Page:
Consensus Curriculum Mapping

Collaborative Mapping Process Supports Teachers and Strengthens Schools

Consensus mapping is an important process to ensure schools are hitting critical skills in their curriculum through all grades. Lead teachers have been established at each Lutheran school to head up the mapping process and make their curriculum even stronger.

Now all teachers can participate in the mapping process in a team effort that will allow teachers to map together. This will give Lutheran school teachers the chance to collaborate on their consensus maps.

Cindy McKinney, academic excellence coordinator, says, “Consensus mapping is a level above what our teachers are doing now because it combines teachers from different schools to join forces, focus on a content area, and ask what are the critical skills needed at one level.”

They are launching the project on June 20th and invite teachers to be a part of consensus mapping. Their focus for the day will be math (K-8th grade) with an emphasis on the pacing of math instruction prior to our state assessment.

The goal of consensus mapping is to provide a big picture template of what critical skills look like in the classroom. Teachers from all schools would be able to use the map throughout the school year. This will be a valuable resource for our educators.

By bringing together grade level teachers and seeing what they’re learning and how they’re accomplishing their objectives, it would strengthen all teachers and their consistency.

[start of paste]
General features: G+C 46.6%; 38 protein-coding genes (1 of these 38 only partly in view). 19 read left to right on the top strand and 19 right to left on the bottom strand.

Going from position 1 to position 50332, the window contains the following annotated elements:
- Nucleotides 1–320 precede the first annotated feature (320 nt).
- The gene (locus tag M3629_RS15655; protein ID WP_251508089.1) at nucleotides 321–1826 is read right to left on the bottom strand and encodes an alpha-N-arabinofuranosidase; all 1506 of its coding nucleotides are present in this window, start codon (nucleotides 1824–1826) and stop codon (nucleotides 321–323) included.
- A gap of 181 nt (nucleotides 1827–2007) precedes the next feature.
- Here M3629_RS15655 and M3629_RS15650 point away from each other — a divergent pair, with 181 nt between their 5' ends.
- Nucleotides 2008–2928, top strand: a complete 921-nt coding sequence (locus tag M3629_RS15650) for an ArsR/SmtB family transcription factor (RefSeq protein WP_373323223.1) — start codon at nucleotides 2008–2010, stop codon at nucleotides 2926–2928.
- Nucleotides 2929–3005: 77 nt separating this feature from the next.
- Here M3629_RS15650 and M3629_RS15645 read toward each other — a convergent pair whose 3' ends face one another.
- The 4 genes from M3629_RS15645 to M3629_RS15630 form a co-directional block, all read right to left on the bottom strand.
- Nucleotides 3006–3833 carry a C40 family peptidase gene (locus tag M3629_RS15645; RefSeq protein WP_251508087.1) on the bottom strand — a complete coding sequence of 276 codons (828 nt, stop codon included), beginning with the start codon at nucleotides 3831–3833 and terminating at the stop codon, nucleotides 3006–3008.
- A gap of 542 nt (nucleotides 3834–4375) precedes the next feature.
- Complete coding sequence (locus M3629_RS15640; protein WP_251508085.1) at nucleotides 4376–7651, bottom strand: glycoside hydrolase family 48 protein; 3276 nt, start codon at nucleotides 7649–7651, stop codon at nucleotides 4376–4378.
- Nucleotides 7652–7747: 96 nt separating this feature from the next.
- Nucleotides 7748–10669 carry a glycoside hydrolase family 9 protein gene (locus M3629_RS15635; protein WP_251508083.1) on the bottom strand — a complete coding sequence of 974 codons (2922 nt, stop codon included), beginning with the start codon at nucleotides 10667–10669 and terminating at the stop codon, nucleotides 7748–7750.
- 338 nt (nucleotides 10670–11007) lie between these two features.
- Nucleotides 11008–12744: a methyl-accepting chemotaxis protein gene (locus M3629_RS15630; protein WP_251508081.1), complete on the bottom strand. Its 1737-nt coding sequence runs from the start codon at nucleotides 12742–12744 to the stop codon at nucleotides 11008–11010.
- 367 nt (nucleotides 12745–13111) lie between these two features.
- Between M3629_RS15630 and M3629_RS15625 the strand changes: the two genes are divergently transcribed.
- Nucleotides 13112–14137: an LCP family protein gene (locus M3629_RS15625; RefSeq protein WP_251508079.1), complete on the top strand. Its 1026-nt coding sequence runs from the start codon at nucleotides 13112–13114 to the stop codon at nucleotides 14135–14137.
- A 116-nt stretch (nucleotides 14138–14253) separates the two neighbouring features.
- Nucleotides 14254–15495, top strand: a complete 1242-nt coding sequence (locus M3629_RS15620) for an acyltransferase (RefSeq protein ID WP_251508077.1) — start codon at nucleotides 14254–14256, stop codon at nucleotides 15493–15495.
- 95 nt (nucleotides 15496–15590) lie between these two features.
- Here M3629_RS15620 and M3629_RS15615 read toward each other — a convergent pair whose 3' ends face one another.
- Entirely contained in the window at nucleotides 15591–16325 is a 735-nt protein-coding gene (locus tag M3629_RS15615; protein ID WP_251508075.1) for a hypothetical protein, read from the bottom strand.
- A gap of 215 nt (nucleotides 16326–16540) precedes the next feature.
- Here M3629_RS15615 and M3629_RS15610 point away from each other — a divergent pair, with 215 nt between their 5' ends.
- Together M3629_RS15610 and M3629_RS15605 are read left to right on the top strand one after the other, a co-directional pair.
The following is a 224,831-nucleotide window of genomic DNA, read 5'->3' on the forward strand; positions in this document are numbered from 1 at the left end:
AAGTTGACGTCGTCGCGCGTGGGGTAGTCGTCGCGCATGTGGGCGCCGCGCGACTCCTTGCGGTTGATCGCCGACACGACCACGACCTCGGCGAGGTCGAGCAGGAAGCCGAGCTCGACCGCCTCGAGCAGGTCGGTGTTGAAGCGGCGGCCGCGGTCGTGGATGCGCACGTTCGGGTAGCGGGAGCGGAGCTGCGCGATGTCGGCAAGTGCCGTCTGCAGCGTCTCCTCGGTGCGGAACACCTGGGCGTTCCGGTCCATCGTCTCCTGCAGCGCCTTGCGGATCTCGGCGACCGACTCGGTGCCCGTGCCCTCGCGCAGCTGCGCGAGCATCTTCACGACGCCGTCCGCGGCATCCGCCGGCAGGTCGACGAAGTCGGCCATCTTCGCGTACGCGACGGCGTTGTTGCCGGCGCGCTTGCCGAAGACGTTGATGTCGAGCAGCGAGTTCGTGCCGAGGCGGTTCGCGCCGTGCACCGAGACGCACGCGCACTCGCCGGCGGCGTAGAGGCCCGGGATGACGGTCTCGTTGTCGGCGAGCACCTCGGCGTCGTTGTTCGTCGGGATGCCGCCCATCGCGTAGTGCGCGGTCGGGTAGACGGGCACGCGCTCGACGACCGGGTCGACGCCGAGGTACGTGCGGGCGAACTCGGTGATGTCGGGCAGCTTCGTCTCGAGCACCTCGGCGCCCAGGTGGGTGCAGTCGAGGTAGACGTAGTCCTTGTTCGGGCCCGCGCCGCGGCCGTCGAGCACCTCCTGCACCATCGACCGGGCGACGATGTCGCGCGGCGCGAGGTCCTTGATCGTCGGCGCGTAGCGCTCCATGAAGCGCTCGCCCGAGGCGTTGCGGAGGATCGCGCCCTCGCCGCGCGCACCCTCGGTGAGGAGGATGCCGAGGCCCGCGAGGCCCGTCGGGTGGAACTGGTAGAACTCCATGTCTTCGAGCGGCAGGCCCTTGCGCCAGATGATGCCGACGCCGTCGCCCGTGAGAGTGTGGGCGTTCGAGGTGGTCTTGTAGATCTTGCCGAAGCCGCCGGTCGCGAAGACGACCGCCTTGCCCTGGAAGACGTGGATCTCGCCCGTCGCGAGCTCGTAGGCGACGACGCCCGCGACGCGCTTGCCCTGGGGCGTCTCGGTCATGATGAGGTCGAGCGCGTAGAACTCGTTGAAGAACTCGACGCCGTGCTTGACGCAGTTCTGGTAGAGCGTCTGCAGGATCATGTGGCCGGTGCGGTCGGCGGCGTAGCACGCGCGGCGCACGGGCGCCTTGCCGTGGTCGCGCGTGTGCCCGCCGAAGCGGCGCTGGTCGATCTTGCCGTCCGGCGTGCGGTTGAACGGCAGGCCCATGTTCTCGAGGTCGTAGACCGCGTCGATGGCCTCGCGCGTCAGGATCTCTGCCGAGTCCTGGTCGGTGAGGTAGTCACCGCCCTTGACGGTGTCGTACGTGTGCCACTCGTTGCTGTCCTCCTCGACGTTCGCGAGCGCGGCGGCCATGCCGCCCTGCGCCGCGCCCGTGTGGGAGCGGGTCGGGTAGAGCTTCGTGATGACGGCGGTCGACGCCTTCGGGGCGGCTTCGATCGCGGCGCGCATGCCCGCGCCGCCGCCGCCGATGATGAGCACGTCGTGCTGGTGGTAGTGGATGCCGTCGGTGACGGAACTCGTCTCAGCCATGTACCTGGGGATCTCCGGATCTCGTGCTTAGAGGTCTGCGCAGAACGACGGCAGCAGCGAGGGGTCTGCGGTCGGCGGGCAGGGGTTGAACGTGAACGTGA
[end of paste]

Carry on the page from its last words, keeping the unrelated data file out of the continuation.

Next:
As the big picture of critical skills emerges, teachers can develop practical ideas to use in the classroom. These include strategies like formative assessment questions that show what students are learning so that teachers can make adjustments to their lesson plans before the summative assessment.

One area teachers will focus on is using higher level thinking skills in the classroom. Most of the questions asked by teachers only deal with what students know and understand, not higher level skills.

“You have kids that need basic thinking skills, but we need to be challenging students who need more higher level thinking,” Cindy adds. “Let’s create maps that give teachers the plan to do it, knowing that we can do both.”

Cindy hopes this collaborative effort at mapping will pay big dividends in the classroom. “I’m hoping the consensus maps will sharpen the focus of our curriculum which will help our students clearly understand what they need to do at each grade level.”

Over the next year, teachers will be developing science consensus maps (K-8th grade) that will be aligned with the new state standards and focused on STEM activities (science, technology, engineering and math). We will be looking for teachers at all grade levels to contribute to this valuable resource.

Cindy invites teachers to be a part of the math consensus mapping on June 20th. For more information, please email her at cindym@tlspartnership.org.